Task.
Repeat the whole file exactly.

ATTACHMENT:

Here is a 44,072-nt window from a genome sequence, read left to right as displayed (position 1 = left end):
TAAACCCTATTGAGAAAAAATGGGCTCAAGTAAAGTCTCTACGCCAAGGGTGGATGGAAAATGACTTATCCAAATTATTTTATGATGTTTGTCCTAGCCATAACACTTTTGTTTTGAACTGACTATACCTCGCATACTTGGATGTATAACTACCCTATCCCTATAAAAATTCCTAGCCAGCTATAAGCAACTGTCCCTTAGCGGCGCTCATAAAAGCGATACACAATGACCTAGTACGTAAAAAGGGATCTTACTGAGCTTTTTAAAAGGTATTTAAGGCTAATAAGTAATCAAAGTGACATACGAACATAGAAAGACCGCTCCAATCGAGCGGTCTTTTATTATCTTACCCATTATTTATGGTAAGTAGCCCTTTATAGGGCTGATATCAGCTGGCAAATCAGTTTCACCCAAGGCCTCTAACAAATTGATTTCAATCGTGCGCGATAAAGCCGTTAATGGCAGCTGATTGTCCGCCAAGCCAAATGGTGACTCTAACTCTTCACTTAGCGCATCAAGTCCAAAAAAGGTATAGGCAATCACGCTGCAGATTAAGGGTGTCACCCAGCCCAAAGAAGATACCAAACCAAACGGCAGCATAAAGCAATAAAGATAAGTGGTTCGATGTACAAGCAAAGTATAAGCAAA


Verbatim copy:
Here is a 44,072-nt window from a genome sequence, read left to right as displayed (position 1 = left end):
TAAACCCTATTGAGAAAAAATGGGCTCAAGTAAAGTCTCTACGCCAAGGGTGGATGGAAAATGACTTATCCAAATTATTTTATGATGTTTGTCCTAGCCATAACACTTTTGTTTTGAACTGACTATACCTCGCATACTTGGATGTATAACTACCCTATCCCTATAAAAATTCCTAGCCAGCTATAAGCAACTGTCCCTTAGCGGCGCTCATAAAAGCGATACACAATGACCTAGTACGTAAAAAGGGATCTTACTGAGCTTTTTAAAAGGTATTTAAGGCTAATAAGTAATCAAAGTGACATACGAACATAGAAAGACCGCTCCAATCGAGCGGTCTTTTATTATCTTACCCATTATTTATGGTAAGTAGCCCTTTATAGGGCTGATATCAGCTGGCAAATCAGTTTCACCCAAGGCCTCTAACAAATTGATTTCAATCGTGCGCGATAAAGCCGTTAATGGCAGCTGATTGTCCGCCAAGCCAAATGGTGACTCTAACTCTTCACTTAGCGCATCAAGTCCAAAAAAGGTATAGGCAATCACGCTGCAGATTAAGGGTGTCACCCAGCCCAAAGAAGATACCAAACCAAACGGCAGCATAAAGCAATAAAGATAAGTGGTTCGATGTACAAGCAAAGTATAAGCAAA